Sprint Busted For Allegedly Defrauding The FCC Lifeline Program
from the whoops-a-daisy dept
For years, big cellular carriers have been busted defrauding the FCC Lifeline program, a fund that’s supposed to help subsidize telecom connectivity for low income users. Started by Reagan and expanded by Bush, the fairly modest program doles out a measly $9.25 per month subsidy that low-income homes can use to help pay a tiny fraction of their wireless, phone, or broadband bills (enrolled participants have to chose one). While the program (which you pay into via your telecom bills) has been a subject of fraud, the agency has done some solid work under both parties trying to rein in abuse of the program.
This week, the Pai FCC brought the hammer down on Sprint, alleging that the company has been collecting monthly subsidies for roughly 885,000 Lifeline customers who were no longer actually using the company’s services. From the FCC announcement (pdf):
“The Federal Communications Commission has learned that Sprint Corp. claimed monthly subsidies for serving approximately 885,000 Lifeline subscribers, even though those subscribers were not using the service. That would be a violation of a key rule?the ?non-usage? rule?designed to prevent waste, fraud, and abuse in the Lifeline program. The 885,000 subscribers represent nearly 30% of Sprint?s Lifeline subscriber base and nearly 10% of the entire Lifeline program?s subscriber base.
These kinds of “errors” aren’t uncommon in the subsidy-slathered telecom sector. AT&T was forced to pay $11 million in 2015 by the previous, Tom Wheeler FCC because it “forgot” to remove nonexistent subsidy recipients from its rolls. In this case, the Pai FCC makes it clear the discovery will lead to a broader investigation and at least some kind of fine for Sprint, which has been working overtime to gain approval for its $29 billion merger with T-Mobile.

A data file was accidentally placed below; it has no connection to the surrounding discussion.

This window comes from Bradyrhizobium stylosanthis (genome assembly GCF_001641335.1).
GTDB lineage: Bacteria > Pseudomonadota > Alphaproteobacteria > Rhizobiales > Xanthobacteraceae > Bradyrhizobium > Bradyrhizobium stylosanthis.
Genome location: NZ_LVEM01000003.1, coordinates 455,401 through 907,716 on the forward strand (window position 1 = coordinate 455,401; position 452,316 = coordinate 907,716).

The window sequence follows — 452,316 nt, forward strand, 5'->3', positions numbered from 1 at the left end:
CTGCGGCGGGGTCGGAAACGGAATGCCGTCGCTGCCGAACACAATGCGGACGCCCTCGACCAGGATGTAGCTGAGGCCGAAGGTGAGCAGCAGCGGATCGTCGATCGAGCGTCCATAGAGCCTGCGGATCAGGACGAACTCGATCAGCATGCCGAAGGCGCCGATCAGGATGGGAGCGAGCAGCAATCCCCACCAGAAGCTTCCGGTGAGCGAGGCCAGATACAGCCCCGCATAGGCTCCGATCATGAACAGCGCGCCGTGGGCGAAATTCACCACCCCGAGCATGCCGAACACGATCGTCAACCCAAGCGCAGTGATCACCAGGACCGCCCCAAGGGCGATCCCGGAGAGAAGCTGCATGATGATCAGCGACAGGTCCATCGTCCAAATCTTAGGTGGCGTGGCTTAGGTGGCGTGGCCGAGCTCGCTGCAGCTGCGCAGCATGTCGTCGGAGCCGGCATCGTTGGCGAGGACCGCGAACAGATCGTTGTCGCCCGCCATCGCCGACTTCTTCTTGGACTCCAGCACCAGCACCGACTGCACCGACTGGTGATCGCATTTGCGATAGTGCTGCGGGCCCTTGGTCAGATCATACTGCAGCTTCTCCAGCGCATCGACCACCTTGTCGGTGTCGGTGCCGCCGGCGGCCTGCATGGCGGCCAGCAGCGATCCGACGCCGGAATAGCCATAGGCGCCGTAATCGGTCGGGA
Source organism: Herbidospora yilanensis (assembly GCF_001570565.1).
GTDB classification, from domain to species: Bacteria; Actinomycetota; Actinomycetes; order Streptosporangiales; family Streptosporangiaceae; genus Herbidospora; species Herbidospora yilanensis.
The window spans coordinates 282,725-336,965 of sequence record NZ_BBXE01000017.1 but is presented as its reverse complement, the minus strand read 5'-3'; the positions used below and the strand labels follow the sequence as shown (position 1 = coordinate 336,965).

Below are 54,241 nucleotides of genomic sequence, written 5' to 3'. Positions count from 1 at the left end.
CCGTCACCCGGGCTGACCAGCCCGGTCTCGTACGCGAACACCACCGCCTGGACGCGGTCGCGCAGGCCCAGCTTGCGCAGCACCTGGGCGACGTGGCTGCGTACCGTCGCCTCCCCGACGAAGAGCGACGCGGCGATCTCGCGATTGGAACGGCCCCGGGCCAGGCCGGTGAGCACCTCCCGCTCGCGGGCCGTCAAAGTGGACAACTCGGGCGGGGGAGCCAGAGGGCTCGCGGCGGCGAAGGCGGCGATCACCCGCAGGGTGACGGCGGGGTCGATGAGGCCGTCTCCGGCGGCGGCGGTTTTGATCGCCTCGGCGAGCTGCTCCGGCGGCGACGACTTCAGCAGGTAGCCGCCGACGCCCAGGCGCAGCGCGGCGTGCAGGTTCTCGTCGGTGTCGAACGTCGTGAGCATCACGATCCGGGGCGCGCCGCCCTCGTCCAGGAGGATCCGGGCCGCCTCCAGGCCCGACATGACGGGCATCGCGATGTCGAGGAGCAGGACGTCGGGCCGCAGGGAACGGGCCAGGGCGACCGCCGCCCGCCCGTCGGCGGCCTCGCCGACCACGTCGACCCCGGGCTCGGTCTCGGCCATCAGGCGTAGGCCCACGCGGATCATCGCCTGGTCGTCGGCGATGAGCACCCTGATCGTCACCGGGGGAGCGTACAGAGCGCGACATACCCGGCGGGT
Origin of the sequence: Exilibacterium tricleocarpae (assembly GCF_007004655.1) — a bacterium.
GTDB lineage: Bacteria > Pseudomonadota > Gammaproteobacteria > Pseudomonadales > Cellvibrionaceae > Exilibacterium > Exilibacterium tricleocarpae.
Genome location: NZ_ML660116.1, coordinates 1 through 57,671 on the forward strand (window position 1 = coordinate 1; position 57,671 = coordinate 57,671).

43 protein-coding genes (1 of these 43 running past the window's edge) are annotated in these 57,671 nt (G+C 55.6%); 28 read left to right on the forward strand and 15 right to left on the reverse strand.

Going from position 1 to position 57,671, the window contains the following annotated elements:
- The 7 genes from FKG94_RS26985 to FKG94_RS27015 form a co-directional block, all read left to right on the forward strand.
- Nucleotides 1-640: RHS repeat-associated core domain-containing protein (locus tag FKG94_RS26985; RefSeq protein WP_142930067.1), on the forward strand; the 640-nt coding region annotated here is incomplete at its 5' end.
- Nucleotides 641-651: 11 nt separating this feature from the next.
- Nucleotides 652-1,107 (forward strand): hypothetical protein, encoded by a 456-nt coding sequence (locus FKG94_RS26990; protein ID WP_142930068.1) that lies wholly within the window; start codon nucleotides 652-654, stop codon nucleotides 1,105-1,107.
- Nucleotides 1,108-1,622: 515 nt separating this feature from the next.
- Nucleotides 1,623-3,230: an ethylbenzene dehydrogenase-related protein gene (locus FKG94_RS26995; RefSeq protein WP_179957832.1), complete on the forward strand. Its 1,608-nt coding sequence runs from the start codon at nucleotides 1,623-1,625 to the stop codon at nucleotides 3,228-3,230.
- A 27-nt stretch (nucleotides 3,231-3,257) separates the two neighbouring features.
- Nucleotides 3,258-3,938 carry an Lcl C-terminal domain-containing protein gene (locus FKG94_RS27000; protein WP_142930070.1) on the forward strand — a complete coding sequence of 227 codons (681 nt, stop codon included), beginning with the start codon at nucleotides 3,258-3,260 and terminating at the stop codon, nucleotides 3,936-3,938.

Historically, the Lifeline program has seen pretty broad, bipartisan support. After improving reporting requirements to thwart fraud, the FCC under Tom Wheeler slightly expanded the program to include broadband. Pai voted that expansion down, and has been criticized for slowly attempting to kneecap the program. The courts however have argued that a number of Pai’s efforts to hamstring the program (like taking away subsidies from tribal residents) haven’t been supported by factual evidence.
To be clear, this is a good move by Pai. That said, Pai has been a bit discordant on this subject. He’ll profess his top priority is “closing the digital divide,” but will then either ignore issues at the root of the problem (limited broadband competition, high prices), or attempt to scale back programs like Lifeline that actually attempt to do something about it. With Sprint, Pai is back again insisting that Lifeline is something important that needs protecting, something his policy proposals don’t always reflect given his numerous attempts to neuter the program:
“Lifeline is an important component of our efforts to bring digital opportunity to low-income Americans, and stopping waste, fraud, and abuse in the program has been a top priority of mine since I?ve been at the Commission,? Chairman Pai said. ?It?s outrageous that a company would claim millions of taxpayer dollars for doing nothing. This shows a careless disregard for program rules and American taxpayers. I have asked our Enforcement Bureau to investigate this matter to determine the full extent of the problem and to propose an appropriate remedy.”
Despite Pai’s wishy washy positioning on whether we should help poor people get and stay connected, the crackdown is welcome and long overdue. That said, the fact that Sprint was likely defrauding the government isn’t likely to change the FCC’s decision to approve the Sprint T-Mobile merger; consolidation consumer groups say will only amplify many of the pricing and competition problems that make telecom services expensive for low-income users in the first place.